Get Even More Visitors To Your Blog, Upgrade To A Business Listing >>


The giant ovoid heads have toothy grins, but they have no eyes. 

However, I wasn't primarily interested in the forms of the monsters when I did this little on-site Painting. (Watch the YouTube video)


It's mainly a study of mise-en-scène. It comes from the world of theater and Film, and means literally 'putting on a stage.' Work spaces like this one are an ideal place to find interesting examples of mise-en-scène because of the Elements are placed without aesthetic intention.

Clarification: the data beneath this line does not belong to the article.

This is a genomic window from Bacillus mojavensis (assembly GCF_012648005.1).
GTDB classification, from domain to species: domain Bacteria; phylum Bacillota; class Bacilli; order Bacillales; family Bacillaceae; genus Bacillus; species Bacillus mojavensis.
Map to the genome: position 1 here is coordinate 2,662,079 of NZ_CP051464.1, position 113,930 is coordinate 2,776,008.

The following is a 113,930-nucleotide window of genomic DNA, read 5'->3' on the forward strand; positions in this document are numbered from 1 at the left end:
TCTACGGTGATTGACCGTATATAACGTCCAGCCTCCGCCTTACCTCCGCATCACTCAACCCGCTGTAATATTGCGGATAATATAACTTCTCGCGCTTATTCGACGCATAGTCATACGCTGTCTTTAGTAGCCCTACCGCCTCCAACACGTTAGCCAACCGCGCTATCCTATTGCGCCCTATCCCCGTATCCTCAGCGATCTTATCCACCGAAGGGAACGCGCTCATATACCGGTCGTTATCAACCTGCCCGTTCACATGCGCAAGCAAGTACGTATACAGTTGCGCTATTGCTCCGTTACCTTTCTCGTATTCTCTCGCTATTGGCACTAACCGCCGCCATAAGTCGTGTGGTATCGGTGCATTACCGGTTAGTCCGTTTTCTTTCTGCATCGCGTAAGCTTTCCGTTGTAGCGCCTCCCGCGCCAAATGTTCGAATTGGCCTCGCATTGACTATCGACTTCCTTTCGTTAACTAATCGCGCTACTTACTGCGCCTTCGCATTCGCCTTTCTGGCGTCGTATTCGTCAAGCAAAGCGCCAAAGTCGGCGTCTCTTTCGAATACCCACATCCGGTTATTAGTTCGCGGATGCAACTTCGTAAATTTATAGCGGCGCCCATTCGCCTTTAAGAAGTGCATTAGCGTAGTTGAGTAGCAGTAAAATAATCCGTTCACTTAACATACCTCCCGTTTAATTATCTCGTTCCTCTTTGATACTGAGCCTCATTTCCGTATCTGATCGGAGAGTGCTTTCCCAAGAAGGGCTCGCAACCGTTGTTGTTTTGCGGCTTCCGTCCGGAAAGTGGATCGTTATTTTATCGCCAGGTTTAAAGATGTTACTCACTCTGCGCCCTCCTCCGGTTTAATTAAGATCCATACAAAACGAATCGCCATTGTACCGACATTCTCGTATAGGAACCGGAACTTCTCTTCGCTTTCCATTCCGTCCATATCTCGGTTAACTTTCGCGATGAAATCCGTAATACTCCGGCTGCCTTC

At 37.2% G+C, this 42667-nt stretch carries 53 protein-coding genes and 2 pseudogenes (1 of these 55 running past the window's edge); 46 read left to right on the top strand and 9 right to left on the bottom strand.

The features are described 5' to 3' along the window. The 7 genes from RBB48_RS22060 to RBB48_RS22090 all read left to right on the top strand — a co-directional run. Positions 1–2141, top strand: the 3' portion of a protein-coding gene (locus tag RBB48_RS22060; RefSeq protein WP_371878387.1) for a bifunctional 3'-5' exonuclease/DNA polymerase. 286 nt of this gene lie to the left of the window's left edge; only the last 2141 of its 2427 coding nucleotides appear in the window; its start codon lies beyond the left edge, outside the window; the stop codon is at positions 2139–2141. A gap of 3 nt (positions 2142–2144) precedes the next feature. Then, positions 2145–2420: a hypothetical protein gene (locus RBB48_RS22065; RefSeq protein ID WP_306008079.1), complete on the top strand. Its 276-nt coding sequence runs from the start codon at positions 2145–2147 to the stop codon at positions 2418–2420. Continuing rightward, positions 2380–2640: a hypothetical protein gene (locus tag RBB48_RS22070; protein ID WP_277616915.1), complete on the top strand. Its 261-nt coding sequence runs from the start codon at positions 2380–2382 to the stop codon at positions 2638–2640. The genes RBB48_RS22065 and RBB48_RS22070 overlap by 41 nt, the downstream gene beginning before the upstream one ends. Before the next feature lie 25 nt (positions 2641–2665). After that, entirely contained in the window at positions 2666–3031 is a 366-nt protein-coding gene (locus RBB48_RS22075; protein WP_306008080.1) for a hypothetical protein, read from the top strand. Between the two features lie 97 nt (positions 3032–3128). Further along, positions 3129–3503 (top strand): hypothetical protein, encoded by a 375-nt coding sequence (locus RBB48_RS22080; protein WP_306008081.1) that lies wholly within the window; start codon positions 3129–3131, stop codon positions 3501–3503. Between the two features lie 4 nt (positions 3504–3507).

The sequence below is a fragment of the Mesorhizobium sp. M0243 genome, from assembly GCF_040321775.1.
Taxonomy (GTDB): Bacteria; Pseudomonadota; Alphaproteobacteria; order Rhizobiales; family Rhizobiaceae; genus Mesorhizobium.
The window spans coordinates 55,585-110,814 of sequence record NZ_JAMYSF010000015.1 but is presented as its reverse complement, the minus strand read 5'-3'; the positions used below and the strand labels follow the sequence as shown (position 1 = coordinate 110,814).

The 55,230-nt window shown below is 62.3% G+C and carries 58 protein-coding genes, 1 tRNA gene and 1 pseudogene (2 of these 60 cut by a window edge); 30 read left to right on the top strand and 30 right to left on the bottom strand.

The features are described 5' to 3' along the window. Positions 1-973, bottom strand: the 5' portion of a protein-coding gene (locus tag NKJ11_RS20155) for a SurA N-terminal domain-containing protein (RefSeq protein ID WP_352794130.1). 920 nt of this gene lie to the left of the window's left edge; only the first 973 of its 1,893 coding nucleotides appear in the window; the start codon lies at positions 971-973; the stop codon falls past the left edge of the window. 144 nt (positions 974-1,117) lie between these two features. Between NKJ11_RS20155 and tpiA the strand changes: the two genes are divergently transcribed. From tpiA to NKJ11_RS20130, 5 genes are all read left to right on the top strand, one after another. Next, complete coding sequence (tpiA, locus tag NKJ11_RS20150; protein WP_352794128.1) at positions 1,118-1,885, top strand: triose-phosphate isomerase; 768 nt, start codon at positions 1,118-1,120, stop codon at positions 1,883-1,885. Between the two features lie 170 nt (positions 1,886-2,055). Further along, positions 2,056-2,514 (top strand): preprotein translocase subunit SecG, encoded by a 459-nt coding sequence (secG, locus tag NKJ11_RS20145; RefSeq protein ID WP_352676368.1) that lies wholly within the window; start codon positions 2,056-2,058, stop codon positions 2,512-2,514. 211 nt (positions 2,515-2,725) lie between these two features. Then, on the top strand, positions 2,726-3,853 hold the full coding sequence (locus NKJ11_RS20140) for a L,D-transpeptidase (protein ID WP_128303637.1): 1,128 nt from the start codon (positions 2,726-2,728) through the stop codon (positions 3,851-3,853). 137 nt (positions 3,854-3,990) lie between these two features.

Mise-en-scène is a crucial element of picture making. Traditional theory defines to include many aspects that a director, production designer, or cinematographer would deal with, such as point of view, framing, cropping, placement of props and characters, lighting, and color. In film, it also includes how elements move throughout the shot, and even frame rate and lens choices. 

Such a broad definition waters down the meaning for me. When I think of the term in relation to painting, I usually think more narrowly of the original sense of how elements are arranged in relation to the viewer. Are there foreground elements? Are some things cropped off the edge? Are they neat or messy? 

Here's a video that explores the topic from the point of view of film. (Link to video)


Wikipedia on mise-en-scène

This post first appeared on Gurney Journey, please read the originial post: here

Share the post



Subscribe to Gurney Journey

Get updates delivered right to your inbox!

Thank you for your subscription